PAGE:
Earlier this summer, I received an invitation to my brother’s wedding and I was excited for him. I really liked his beautiful fiancé and thought they made a great match. There was only one small problem. The wedding was in Portland, Oregon.
Actually, this was a huge problem. Not because I couldn’t afford it thanks to a generous PFD this year(Alaska rocks!) or because I couldn’t get off work (I am a hoarder of leave time) but because of my generalized fear of everything.
I didn’t think I was afraid of everything until I started planning this trip. When I announced my plan to go, my sixteen year old also announced that he was going (honestly, I think he would volunteer for a trip to Kansas to watch grass grow if it meant traveling, and he loves his Uncle Joshua so was especially eager about going to their wedding), but my husband and best friend decided they couldn’t go due to work, so it would be just Cedrick and I.
First and foremost, I am afraid of flying. I knew this right away in planning the trip. I am not a little nervous about turbulence or a tad jumpy at take off and landings. I am the person sobbing hysterically, gripping the armrest, teeth clenched, grabbing the arm of the person next to me (even though I am afraid of strangers), praying out-loud, and hoping against hope that I won’t run screaming off the plane before takeoff. That’s after drinking three beers and taking a Valium, which I couldn’t do on this trip because I would have to drive.
That brings me to my second fear: driving. I decided to rent a car because I was afraid of having to depend on rides from other people. In this case, my fear of being out of control trumped my fear of driving a rental car in downtown Portland traffic, which was in my head, terrifying fast interstates at 85 miles per hour. I hadn’t driven anywhere but Kenai and Homer in years.
The third fear was closely related to driving and that was getting lost. I could get lost in Homer when I was a kid and I had spent all of my life there. I am still learning the Kenai/Soldotna area after six years and every time I have to pick up a kid for work, I get lost. The last time I ended up in Clam Gulch when I was supposed to be in Soldotna. I imagined myself crossing the border of New Mexico before I realized I wasn’t in Oregon anymore.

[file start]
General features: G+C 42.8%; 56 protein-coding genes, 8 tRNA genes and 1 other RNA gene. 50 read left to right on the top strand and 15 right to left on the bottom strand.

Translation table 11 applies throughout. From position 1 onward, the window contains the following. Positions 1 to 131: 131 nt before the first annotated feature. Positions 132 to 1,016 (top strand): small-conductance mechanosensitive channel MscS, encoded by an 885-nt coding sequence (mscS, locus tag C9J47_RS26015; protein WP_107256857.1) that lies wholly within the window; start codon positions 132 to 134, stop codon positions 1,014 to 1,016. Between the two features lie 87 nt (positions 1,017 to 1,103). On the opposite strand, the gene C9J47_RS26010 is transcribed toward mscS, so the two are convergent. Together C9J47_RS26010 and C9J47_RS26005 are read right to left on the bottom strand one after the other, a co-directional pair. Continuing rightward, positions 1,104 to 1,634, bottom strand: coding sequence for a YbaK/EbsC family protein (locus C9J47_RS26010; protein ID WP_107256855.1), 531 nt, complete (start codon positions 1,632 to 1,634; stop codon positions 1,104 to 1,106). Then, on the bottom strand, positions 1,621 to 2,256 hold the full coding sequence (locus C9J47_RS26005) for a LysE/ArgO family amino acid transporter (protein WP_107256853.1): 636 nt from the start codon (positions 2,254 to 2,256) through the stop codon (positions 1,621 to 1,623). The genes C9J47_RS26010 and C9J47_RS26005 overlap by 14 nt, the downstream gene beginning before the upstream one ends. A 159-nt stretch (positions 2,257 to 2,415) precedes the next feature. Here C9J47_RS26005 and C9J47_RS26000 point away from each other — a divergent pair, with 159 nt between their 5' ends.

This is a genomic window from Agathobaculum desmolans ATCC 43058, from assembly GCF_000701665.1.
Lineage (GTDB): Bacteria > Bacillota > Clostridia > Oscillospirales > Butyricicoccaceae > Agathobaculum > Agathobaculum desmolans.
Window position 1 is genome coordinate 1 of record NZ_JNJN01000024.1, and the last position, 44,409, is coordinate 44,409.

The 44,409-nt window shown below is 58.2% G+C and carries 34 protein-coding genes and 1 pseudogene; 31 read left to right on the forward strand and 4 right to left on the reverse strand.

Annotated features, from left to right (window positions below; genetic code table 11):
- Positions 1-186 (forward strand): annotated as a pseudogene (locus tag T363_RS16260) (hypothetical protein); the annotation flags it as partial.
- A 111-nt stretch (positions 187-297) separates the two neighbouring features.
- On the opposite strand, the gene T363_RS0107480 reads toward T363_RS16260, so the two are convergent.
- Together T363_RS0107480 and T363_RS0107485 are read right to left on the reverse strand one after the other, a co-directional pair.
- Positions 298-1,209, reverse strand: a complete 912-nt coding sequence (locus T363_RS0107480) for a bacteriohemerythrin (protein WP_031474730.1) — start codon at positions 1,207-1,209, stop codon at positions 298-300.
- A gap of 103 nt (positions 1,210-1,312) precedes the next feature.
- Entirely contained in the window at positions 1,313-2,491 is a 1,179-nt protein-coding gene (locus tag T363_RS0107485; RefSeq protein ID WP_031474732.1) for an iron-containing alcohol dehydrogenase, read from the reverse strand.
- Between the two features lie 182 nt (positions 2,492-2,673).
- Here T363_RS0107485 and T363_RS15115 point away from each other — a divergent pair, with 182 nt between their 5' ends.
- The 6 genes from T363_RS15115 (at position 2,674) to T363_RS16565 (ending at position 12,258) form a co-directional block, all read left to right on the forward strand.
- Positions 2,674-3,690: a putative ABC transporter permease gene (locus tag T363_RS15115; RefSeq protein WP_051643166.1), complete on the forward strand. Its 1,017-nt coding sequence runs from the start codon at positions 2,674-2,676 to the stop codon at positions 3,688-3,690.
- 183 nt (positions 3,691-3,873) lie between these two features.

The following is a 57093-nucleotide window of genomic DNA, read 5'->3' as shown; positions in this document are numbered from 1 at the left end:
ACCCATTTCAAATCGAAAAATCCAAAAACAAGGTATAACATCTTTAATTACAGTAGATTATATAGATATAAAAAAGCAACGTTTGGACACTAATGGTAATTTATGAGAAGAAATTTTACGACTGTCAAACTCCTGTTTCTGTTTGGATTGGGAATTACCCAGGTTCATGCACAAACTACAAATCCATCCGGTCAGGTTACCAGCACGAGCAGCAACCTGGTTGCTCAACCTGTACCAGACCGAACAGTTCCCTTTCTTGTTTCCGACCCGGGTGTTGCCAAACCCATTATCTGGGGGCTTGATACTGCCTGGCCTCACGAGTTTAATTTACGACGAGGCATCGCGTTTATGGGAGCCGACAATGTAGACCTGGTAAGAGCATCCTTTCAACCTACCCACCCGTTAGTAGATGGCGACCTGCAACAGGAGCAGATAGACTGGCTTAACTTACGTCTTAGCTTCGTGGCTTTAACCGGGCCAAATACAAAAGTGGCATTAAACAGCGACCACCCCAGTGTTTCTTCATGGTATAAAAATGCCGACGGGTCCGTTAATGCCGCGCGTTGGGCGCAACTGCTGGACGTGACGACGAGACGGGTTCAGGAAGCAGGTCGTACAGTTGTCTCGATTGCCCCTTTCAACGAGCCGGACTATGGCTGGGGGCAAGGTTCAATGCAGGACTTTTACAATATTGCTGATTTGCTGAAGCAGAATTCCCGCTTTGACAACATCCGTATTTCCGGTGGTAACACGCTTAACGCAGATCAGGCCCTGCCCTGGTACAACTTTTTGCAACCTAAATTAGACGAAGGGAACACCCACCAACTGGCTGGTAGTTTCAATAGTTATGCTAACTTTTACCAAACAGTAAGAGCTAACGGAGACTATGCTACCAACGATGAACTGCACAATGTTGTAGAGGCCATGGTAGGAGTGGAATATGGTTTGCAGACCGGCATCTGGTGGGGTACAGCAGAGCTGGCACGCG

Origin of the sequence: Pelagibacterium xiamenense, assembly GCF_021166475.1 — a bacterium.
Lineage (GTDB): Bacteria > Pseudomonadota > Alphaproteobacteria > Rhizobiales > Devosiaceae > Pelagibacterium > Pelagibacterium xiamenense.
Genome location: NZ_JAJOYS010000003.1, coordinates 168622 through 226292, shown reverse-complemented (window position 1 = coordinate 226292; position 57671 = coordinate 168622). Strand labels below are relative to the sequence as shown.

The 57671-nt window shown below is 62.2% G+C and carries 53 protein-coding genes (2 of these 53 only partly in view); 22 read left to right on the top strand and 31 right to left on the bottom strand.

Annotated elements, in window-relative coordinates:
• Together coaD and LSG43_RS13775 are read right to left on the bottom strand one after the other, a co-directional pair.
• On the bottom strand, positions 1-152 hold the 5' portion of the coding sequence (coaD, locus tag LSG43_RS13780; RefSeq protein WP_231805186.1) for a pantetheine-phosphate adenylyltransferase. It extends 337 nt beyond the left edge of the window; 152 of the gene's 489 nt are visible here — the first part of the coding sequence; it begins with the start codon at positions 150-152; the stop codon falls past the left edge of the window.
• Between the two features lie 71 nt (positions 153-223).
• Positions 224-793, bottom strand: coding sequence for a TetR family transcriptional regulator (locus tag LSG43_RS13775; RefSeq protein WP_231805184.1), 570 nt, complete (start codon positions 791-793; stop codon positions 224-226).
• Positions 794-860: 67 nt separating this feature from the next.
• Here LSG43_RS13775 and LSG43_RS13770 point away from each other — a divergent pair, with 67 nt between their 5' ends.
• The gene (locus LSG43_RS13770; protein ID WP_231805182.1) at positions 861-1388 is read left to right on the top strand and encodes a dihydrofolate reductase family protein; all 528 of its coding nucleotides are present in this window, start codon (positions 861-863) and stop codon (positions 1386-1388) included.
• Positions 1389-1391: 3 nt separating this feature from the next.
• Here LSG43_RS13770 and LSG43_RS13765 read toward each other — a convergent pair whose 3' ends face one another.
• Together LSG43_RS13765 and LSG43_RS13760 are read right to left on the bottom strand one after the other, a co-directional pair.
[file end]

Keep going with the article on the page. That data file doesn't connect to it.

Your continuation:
Then there was the accommodations. I would be staying with Joshua and his groomsmen and a few of their wives and a couple friends from Homer in big house with a septic system. So. Many. Fears. I have mentioned my fear of people I don’t know above, which a few of the housemates would be, so there was that. More importantly though, is my fear of people who have known me in my un-fabulous past (I know it is hard to believe now, but I was particularly un-cool in my adolescence). Most of these people went to school or church or were neighbors to me and got to see me in the stage where I would sit in the corner and read whilst wearing some fantastic alternative fashion creation that I had invented myself (this stage lasted seven years). Plus, the house was on a septic system so we had to be careful with water, which brings me into my fear of not taking a shower everyday. I was envisioning was trying not to revert to my former self and being shower deprived with greasy hair and unshaved legs.
Those were the major fears. I won’t mention the minor fears such as having a gas station attendant pump my gas, parallel parking, or wearing the wrong thing to the bachelorette party.
I realized as I planned the trip that I had fear make my circle experiences become very small, encompassing only home, work, and Kenai Safeway (the Soldotna one is scary). The more I let fear reign in my life, the smaller my circle of experience becomes, the less people I meet, and the fewer places I get to experience. I have to constantly remind myself not to let the fear win.
The thing is, I went and none of the things I was worried about happened. The flights were smooth, Portland driving is very slow and polite, we found all of our locations with only one or two wrong turns that the Garmin quickly corrected by loudly scolding us, and the people at the house were fun to meet and catch up with. I got to see my sister, nieces, nephew, and aunts that I haven’t seen in years. The wedding was beautiful.
I am so glad I went.
“Therefore I tell you, do not worry about your life, what you will eat or drink; or about your body, what you will wear. Is not life more than food, and the body more than clothes? Look at the birds of the air; they do not sow or reap or store away in barns, and yet your heavenly Father feeds them. Are you not much more valuable than they? Can any one of you by worrying add a single hour to your life[?” Matthew 6:25-27 NIV